An Oxford car business is spearheading the Government's Women in Work programme with a drive to attract more women into the motor trade.

Hartwell Ford has teamed up with the Institute of the Motor Industry in a bid to break down the macho image of a sector in which 84 per cent of employees are male.

The Government has allocated £1m to the Women in Work programme for the retail motor sector - money that participating companies can use to recruit more women or to train employees.

Yvonne Cubbage, general manager of Hartwell Ford at the Motor Park in Kidlington, acknowledges she's working in a man's world.

She joined the firm 24 years ago, starting out as a 16-year-old clerk in the service department. There was no "glass ceiling" blocking her path as she rose through the ranks.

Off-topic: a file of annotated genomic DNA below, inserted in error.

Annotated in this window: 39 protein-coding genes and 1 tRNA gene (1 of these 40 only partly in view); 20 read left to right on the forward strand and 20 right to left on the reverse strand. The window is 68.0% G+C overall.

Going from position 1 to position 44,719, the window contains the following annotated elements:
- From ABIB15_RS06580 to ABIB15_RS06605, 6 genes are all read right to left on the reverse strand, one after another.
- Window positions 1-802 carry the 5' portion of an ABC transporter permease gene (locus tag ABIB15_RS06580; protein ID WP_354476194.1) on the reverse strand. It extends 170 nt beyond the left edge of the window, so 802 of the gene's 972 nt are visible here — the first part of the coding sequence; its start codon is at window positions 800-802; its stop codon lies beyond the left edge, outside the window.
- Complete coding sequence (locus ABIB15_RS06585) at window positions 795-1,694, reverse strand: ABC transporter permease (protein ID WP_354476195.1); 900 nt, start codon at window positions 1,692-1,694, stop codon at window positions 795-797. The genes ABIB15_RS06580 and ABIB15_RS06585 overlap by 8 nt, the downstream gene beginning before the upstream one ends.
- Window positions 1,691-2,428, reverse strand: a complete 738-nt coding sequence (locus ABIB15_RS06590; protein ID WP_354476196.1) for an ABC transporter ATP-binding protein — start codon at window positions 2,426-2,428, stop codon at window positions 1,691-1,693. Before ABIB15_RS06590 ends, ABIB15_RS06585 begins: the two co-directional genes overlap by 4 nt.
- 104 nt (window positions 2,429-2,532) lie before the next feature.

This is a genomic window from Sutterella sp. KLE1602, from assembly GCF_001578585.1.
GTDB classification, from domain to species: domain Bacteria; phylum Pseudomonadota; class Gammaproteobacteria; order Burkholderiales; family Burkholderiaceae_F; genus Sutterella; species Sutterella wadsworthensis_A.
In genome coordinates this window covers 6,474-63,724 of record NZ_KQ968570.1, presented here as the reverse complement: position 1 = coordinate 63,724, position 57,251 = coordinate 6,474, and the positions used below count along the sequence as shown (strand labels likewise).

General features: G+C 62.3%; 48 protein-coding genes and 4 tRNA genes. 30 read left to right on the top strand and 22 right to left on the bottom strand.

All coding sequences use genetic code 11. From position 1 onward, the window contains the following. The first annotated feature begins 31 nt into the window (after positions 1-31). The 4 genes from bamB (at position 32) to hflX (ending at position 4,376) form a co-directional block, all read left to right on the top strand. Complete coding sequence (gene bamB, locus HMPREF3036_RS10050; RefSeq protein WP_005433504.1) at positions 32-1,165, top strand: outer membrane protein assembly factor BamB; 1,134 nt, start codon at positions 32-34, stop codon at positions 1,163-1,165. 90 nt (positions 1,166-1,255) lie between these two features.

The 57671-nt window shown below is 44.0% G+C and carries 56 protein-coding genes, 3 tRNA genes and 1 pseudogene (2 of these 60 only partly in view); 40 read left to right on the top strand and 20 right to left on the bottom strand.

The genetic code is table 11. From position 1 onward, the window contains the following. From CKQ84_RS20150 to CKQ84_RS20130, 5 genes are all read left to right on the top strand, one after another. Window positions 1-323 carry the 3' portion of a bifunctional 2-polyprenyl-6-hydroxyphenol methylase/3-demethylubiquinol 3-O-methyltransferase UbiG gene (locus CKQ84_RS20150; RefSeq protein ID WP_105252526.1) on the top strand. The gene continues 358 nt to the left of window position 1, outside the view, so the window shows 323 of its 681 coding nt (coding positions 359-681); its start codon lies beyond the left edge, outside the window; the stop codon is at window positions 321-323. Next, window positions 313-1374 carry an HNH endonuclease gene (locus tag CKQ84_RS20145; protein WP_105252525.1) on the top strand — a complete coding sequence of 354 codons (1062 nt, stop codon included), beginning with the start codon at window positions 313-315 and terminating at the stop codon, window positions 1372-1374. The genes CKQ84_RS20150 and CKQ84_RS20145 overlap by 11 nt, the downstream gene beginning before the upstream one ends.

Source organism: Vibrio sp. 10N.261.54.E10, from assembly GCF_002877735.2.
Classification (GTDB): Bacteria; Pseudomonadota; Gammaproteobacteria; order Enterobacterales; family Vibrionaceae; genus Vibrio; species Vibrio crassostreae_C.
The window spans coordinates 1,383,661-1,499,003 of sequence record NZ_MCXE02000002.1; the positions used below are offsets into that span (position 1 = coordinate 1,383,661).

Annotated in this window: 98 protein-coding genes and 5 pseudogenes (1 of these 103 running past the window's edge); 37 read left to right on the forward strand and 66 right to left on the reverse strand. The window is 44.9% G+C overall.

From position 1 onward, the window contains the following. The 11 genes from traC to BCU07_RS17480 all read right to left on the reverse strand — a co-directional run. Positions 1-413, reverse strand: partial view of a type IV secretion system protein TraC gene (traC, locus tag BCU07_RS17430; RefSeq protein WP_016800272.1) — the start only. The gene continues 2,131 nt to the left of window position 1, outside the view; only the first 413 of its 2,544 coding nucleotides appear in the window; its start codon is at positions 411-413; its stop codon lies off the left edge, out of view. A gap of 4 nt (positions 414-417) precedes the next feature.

She said: "It worked for me and it could work for others too."

She added: "Now the trade is changing and becoming more family friendly."

Ms Cubbage, 39, admitted most customers walking into the showroom were men but added the number of women customers was rising.

Monique Boath, project manager of the Women in Work Automotive Skills programme, said the under-representation of women in the trade meant family friendly initiatives such as flexible working and part-time opportunities were lacking.

But the latest initiative aimed to tackle those issues.

The National Employer Survey has shown the sector has significant skills shortages in management and leadership.

Only 14 per cent of managers have qualifications to level four or above - the lowest of any sector in the UK.

And the IMI also found most female employees in the sector conform to stereotypes, mainly secretarial, administration, and customer service.